There were other original aspects of the game, which later became almost a norm. One of these aspects was the possibility to create multiple characters and change your party composition in the adventurers' inn. In addition, the game featured a world where you could interact with plenty of objects in search of clues, such as statues, inscriptions at walls and more. Finally, the game was perfectly balanced. Its design did not allow you to enter certain areas when you were too weak, yet even powerful enough characters have found these areas challenging.

The dungeon design was probably the weakest spot of the game. The dungeon engine was built on a 16x16 square map, which, just like in Wizardry, allowed you to go from one edge to the other in one continuous move. Combined with the multitude of teleporter traps you'd encounter and large dark areas, mapping these dungeons was a little too frustrating. In addition, the game featured one of the steepest learning curves known to RPGs. The basic premise was that you could afford losing characters at lower levels, as you could always create and train new ones. However, this premise went into extremes: before you reached level 4, which made traveling through the city relatively safe, you went through a dozen characters or so, as a single skeleton could kill a Level 1 character.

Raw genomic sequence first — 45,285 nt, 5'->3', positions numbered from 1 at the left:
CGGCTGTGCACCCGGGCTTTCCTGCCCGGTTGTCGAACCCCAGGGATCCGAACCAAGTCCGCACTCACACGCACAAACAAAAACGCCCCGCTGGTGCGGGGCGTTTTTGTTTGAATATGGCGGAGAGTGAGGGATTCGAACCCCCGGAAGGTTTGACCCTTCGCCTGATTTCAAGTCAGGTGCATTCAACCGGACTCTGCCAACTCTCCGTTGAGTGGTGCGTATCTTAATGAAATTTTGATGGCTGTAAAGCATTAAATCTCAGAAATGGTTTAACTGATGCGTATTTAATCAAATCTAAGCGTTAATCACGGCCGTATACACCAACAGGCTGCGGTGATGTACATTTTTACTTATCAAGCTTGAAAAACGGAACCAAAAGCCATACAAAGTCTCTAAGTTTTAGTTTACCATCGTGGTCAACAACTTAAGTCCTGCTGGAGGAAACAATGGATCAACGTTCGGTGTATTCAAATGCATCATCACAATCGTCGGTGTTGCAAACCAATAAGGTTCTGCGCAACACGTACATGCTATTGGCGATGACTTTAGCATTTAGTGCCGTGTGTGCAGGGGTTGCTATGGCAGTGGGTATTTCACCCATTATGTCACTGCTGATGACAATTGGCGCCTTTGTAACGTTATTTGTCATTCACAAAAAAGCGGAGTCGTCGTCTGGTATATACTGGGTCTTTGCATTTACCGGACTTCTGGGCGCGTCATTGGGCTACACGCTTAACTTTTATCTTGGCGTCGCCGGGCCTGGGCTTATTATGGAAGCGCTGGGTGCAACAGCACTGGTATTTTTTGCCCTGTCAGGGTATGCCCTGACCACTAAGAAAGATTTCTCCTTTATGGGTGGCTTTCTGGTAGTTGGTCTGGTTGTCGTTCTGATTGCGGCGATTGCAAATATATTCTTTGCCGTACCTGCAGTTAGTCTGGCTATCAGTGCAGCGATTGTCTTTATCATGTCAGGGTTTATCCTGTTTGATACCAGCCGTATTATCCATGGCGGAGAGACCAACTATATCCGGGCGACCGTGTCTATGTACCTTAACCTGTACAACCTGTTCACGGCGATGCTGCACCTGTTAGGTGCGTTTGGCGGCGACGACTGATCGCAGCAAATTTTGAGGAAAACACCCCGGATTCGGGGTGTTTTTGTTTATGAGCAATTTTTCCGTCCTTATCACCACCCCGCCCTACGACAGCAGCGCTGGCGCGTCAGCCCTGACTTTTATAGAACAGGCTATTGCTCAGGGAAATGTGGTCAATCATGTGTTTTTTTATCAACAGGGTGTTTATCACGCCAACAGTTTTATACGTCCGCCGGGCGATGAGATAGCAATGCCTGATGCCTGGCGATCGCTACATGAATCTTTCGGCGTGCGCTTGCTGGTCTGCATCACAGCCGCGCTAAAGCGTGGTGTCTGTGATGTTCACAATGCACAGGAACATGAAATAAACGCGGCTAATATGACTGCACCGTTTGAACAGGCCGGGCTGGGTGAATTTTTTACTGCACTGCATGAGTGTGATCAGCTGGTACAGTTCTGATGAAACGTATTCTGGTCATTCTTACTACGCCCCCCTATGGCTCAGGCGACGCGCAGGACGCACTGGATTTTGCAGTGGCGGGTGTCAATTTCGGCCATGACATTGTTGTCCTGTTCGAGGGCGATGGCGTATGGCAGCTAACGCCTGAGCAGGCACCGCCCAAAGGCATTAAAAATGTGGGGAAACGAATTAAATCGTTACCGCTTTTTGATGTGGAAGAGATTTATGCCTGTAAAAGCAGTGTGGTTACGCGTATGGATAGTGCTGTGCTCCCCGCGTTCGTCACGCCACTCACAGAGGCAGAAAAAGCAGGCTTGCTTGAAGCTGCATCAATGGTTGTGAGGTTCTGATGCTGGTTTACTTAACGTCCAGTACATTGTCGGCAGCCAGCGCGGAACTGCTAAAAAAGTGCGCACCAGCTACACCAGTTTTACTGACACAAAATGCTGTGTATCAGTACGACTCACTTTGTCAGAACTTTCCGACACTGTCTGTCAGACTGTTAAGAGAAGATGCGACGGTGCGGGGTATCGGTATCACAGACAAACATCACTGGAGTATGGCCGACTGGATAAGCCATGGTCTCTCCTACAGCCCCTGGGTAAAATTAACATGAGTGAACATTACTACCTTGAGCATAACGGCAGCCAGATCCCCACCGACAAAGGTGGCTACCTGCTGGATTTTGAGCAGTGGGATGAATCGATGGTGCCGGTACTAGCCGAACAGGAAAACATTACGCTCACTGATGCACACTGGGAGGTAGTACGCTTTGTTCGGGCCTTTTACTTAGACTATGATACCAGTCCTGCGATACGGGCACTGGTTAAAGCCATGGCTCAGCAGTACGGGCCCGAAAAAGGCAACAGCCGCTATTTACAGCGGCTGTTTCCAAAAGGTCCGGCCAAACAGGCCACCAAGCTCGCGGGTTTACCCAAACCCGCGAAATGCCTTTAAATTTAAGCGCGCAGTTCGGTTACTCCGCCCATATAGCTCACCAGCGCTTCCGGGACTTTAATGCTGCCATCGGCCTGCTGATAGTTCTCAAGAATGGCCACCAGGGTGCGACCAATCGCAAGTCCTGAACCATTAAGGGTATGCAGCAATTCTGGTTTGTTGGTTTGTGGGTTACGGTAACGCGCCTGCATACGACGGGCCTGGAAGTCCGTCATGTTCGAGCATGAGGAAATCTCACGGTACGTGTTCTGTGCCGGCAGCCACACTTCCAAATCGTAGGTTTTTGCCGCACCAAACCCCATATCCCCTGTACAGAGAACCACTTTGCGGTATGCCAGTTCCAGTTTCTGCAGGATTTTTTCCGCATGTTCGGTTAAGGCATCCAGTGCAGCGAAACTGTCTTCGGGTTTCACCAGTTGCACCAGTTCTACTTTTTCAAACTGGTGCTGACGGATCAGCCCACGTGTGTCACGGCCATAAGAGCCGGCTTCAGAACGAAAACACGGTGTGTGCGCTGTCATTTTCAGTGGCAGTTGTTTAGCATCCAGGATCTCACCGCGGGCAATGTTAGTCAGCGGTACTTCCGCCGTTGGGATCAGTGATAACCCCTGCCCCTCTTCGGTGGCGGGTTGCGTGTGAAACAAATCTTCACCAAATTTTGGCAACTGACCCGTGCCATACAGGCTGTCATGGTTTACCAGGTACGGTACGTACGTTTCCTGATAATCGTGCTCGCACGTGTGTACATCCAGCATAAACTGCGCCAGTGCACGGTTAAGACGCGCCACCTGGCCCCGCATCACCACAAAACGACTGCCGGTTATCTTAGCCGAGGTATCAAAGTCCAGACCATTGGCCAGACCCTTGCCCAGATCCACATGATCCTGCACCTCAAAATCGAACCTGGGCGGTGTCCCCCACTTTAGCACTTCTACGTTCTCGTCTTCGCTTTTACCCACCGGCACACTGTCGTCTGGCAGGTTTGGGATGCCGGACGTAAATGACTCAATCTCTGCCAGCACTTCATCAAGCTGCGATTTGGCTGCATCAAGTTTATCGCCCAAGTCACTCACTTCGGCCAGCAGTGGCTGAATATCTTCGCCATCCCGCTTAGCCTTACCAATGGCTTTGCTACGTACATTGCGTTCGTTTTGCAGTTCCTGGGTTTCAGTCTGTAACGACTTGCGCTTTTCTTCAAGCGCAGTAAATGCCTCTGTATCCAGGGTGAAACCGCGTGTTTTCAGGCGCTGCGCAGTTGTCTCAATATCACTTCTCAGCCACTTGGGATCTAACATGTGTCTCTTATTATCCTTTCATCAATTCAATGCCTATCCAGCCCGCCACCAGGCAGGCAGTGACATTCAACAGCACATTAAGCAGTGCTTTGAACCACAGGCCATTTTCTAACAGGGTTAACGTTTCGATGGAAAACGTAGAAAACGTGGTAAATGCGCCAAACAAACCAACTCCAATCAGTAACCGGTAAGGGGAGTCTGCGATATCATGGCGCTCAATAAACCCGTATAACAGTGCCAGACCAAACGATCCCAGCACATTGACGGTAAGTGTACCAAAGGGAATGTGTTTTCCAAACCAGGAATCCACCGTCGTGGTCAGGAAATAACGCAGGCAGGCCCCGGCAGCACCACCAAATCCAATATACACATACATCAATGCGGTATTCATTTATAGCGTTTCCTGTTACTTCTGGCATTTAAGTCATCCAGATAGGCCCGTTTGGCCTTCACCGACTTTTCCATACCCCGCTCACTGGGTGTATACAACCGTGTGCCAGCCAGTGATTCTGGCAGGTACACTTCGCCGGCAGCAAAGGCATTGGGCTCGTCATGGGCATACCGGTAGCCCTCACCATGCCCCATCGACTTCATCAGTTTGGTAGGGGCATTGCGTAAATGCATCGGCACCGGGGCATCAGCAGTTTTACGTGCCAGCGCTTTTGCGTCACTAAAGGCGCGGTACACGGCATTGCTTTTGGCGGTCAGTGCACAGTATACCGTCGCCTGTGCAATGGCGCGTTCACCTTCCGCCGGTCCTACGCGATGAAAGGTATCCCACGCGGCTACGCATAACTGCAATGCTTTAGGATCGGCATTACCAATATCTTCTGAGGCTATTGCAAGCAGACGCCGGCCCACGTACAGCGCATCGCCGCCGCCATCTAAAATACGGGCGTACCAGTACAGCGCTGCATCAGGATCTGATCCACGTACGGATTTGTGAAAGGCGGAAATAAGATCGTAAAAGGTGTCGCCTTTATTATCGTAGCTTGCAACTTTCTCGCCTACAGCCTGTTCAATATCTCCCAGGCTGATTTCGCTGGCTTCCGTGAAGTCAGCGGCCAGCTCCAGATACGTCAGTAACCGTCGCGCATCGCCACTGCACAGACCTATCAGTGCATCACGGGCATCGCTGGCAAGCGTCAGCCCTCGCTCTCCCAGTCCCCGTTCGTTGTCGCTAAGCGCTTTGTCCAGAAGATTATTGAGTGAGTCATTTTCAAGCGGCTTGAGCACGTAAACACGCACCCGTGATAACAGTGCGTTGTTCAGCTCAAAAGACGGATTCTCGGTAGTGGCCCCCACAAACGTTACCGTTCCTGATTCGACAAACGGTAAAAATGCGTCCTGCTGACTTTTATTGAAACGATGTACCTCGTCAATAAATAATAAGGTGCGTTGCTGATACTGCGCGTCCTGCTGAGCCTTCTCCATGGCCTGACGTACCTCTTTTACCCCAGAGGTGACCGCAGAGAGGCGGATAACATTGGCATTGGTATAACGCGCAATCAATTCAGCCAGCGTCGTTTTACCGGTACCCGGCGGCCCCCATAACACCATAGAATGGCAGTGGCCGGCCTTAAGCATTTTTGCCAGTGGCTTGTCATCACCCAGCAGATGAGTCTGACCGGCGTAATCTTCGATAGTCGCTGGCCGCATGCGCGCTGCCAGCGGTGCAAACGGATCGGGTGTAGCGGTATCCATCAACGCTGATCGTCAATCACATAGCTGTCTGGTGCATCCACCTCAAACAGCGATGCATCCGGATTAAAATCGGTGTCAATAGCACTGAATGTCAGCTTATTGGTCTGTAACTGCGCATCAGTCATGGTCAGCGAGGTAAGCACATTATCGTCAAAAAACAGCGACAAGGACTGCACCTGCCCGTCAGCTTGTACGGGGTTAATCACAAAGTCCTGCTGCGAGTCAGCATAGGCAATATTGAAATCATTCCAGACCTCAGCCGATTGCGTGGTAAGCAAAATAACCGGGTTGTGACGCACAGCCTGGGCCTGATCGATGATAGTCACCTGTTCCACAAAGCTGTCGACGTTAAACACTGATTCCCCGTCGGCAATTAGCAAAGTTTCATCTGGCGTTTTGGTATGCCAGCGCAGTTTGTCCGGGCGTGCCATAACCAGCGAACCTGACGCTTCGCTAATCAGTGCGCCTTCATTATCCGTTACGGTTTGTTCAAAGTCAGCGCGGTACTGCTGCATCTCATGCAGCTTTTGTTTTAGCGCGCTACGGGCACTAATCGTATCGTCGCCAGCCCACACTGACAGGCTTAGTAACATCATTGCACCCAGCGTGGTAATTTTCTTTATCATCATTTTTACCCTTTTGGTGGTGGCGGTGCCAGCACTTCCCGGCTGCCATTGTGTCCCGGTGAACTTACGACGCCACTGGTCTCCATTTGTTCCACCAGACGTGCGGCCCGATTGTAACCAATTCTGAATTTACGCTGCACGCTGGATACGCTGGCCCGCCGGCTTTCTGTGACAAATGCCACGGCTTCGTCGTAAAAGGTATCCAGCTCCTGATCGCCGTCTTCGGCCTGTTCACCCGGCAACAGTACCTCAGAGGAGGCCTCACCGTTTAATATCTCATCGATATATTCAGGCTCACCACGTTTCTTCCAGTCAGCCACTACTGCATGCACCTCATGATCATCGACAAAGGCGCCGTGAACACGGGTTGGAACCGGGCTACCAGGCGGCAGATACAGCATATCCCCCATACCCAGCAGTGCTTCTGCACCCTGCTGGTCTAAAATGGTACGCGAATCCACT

Overall, however, Bard's Tale I is one of the true gems of computer role-playing. It his highly addictive even today, thanks to the delicate balance, good story and surprisingly good graphics.

About the authors
Michael Cranford. By the time Mr. Cranford designed Bard's Tale, he was already a veteran of the gaming industry. His first assignment was to port Donkey Kong to Apple II in 1993, which was followed by two C64 games, Maze Master and Super Zaxxon. Actually, Maze Master, his first original game, bears a strong resemblance with Bard's Tale. After designing the first two Bard's Tale games, he left EA for Broderbund, where he designed Centauri Alliance. This game is closely based on Bard's Tale, but he was lacking the license to publish another BT game. His last game was the underrated Darkseed for Amiga, after which he left for designing Web sites.

Brian Fargo. Credited with level design, Mr. Fargo is a well-known game in the game industry. He was first credited at Borrowed Time in 1985. He collaborated on Bard's Tale I and II, later on Wasteland, after which he left Electronic Arts for Interplay. At Interplay, he produced a multitude of titles, including Castles, Battle Chess, Stonekeep, Blood and Magic and more. He often credits himself for discovering small developers, such as Blizzard BioWare, Grey Matter and more. He left Interplay as a CEO in January 2002, after a disagreement about styles of management between him and the new owner of Interplay, Titus Entertainment. Upon leaving, Interplay has sued him for soliciting talent for his own company.